Earlier this month an atheist gave what he called a “secular invocation” before a session of the Iowa Legislature. He viewed the experience as an affirmation of atheism and wrote about it in an editorial that appeared in the Quad-City Times. Coincidentally, the younger, atheist son of the late President Ronald Reagan has been appearing in a TV ad for the Freedom from Religion Foundation. The proud atheist assures listeners at the end of his spiel that he’s not worried about burning in hell.We need to explore why more people are being drawn to atheism. Pew Research Center’s 2014 Religious Landscape Study found that the percentage of Americans who identify as atheists has roughly doubled in the past several years. When asked about their religious identity, 3.1 percent of American adults said they were atheists, up from 1.6 percent in a similarly large survey in 2007, Pew reported. An additional 4 percent of Americans call themselves agnostics, up from 2.4 percent in 2007.
Atheists deny the existence of God, according to the Merriam-Webster Dictionary, while agnostics believe that the existence of any “ultimate realty,” such as God, is “unknown and probably unknowable.” Curiously, the Pew study found that “8 percent of those who call themselves atheists also say they believe in God or a universal spirit.”
The study also found that “about three times as many Americans say they do not believe in God or a universal spirit (9 percent) as say they are atheists (3 percent).” Perhaps they don’t want to be labeled. They don’t recognize that God is the source of wonder they experience in the world.
Author Larry Alex Taunton writes in “The Faith of Christopher Hitchens” that the late internationally known atheist’s “vain attempt to bring God’s Kingdom crashing down became a means for his surreptitious investigation of hidden spiritual questions.” Yet he clung to his atheism.
The Quad City Times guest columnist spoke about the growing number of “religious nones,” people no longer affiliated with a religious group, and the “religious dones,” people who grew up in religion but studied their way out of it. He identifies with the latter group and views religion as the chains “holding down scientific discovery.”
What chains? The Catechism of the Catholic Church states that “methodical research in all branches of knowledge, provided it is carried out in a truly scientific manner and does not override moral laws, can never conflict with the faith because the things of the world and the things of faith derive from the same God” (159).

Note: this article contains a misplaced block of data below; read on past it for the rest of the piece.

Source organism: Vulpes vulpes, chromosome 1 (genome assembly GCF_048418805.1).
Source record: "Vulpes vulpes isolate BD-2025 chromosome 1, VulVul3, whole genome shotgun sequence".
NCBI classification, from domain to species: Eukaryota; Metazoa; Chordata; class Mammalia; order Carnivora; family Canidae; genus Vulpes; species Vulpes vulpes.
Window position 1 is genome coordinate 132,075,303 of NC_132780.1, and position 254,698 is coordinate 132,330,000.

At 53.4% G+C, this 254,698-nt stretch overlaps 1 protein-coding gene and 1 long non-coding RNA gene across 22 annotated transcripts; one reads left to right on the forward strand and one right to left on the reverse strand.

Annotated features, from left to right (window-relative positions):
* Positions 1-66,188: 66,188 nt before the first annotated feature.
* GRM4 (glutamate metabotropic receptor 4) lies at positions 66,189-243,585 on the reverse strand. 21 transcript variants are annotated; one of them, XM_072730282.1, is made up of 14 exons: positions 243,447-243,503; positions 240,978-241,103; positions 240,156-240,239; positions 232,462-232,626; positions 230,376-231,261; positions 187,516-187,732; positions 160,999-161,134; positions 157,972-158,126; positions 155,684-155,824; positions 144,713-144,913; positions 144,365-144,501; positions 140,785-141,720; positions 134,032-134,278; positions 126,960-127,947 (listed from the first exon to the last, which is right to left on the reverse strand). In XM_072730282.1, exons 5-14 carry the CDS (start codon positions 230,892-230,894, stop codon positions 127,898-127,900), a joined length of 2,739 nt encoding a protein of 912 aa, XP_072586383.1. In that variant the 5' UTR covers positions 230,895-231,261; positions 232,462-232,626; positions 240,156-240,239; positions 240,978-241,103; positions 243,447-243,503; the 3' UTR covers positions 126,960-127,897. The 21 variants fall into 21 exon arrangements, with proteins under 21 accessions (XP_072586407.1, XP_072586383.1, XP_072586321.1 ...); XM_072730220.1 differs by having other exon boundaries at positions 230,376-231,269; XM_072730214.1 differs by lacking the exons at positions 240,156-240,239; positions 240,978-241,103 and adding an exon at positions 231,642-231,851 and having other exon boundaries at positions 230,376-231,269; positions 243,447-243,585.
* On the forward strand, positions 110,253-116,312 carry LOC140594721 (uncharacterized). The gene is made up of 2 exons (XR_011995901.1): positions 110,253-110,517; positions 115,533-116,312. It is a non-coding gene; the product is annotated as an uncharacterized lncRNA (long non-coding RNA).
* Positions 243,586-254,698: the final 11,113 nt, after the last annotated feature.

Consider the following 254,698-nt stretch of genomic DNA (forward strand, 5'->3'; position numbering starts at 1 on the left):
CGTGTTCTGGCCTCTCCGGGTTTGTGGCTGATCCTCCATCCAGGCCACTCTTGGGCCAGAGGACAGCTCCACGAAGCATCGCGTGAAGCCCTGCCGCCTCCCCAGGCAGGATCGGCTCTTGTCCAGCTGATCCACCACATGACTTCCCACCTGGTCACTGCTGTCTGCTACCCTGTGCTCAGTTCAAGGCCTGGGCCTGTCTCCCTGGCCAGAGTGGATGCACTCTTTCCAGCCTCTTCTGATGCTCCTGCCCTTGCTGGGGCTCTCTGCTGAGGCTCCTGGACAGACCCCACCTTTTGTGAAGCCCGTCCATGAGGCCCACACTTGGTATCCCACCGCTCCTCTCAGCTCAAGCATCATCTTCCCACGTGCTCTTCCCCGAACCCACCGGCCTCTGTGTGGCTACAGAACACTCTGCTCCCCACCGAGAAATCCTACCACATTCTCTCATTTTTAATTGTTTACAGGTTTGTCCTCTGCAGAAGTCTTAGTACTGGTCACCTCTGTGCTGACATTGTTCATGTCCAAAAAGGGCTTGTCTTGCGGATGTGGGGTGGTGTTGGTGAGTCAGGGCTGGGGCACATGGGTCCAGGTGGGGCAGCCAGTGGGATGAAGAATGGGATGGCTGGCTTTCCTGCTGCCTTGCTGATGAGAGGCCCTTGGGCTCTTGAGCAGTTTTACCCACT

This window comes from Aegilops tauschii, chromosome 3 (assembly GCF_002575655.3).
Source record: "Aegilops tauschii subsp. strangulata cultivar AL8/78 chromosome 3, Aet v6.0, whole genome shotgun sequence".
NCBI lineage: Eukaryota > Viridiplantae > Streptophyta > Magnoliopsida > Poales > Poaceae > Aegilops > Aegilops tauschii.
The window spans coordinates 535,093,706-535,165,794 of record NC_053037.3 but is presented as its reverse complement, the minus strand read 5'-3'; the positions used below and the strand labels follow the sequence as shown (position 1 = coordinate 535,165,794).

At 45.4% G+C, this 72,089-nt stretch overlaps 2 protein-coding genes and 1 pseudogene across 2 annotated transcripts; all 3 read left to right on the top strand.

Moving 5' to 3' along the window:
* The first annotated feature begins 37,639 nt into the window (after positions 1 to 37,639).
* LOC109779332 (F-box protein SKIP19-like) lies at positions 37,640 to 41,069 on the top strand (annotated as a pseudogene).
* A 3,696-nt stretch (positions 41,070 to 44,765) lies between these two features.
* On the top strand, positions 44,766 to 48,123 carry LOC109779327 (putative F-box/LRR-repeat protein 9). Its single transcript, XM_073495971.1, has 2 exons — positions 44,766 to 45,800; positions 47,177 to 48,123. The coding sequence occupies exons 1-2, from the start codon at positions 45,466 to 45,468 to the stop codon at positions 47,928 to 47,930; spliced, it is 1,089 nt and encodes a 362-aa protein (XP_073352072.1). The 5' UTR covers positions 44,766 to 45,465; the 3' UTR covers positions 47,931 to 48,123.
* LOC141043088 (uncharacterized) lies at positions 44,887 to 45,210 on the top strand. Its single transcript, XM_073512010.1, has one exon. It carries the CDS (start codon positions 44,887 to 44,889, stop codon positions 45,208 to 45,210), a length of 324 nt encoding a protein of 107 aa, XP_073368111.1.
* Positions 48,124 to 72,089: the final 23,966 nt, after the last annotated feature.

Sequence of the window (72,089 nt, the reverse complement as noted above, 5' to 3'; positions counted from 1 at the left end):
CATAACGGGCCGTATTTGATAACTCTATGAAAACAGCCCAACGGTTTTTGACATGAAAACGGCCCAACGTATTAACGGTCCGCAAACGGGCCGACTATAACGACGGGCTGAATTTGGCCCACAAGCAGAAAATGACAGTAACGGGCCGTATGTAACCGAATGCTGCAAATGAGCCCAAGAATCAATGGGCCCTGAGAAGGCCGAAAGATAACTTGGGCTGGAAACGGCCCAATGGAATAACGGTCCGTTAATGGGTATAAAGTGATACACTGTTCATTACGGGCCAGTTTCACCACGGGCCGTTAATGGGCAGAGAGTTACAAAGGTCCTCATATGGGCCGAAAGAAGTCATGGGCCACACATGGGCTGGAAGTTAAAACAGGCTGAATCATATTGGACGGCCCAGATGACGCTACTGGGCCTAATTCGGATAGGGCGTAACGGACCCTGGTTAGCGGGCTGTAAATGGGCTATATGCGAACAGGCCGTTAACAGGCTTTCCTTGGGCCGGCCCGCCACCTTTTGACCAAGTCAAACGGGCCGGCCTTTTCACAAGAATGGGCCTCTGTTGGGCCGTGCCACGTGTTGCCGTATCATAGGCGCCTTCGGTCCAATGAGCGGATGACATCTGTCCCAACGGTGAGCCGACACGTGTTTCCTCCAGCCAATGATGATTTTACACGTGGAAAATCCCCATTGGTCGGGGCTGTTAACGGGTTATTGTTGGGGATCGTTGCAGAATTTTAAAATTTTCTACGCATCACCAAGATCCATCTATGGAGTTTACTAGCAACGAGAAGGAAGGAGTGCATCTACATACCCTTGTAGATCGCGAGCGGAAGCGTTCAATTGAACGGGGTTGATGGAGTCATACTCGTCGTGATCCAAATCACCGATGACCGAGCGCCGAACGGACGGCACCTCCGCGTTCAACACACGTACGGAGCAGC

Father Paul Appel recently wrote in the St. Alphonsus-Davenport parish bulletin about observations he’s made in working with converts over the past 14 years. His advice gets to the heart of this editorial, conversion:
“First, we must always provide a good example of faith to others. This means if we are going to call ourselves Christians, we must play the part. This means forgiving those who wrong us, being patient with those who frustrate us, and spend some time reading about the faith, studying the Scriptures, and attending to our religious obligations.
“Second, we must not be afraid to talk about our faith. I don’t expect that you have to have a degree in theology. Honestly that is not as important as knowing some good stories. First, ask yourself when there has been a time you saw God at work in your life. Even a simple example can give a potential convert something to think about. Do you have a favorite saint? Learn about their life and use their story as an example to inspire others. In other words, ask yourself why your faith is important to you and simply share that story with others.
“Finally, most converts will say that something happened in their life that touched them in a certain way and began to open their mind and heart to the possibility of conversion. We call this experience ‘grace.’ Pray for those who you think are in need of conversion and ask God to send them this grace in abundance. Sometimes God is just waiting for us to ask!”
As Pope Paul VI observed in Evangelii Nuntiandi (No. 41): “Modern man listens more willingly to witnesses than to teachers, and if he does listen to teachers, it is because they are witnesses.”
(Editor Barb Arland-Fye can be reached at firstname.lastname@example.org)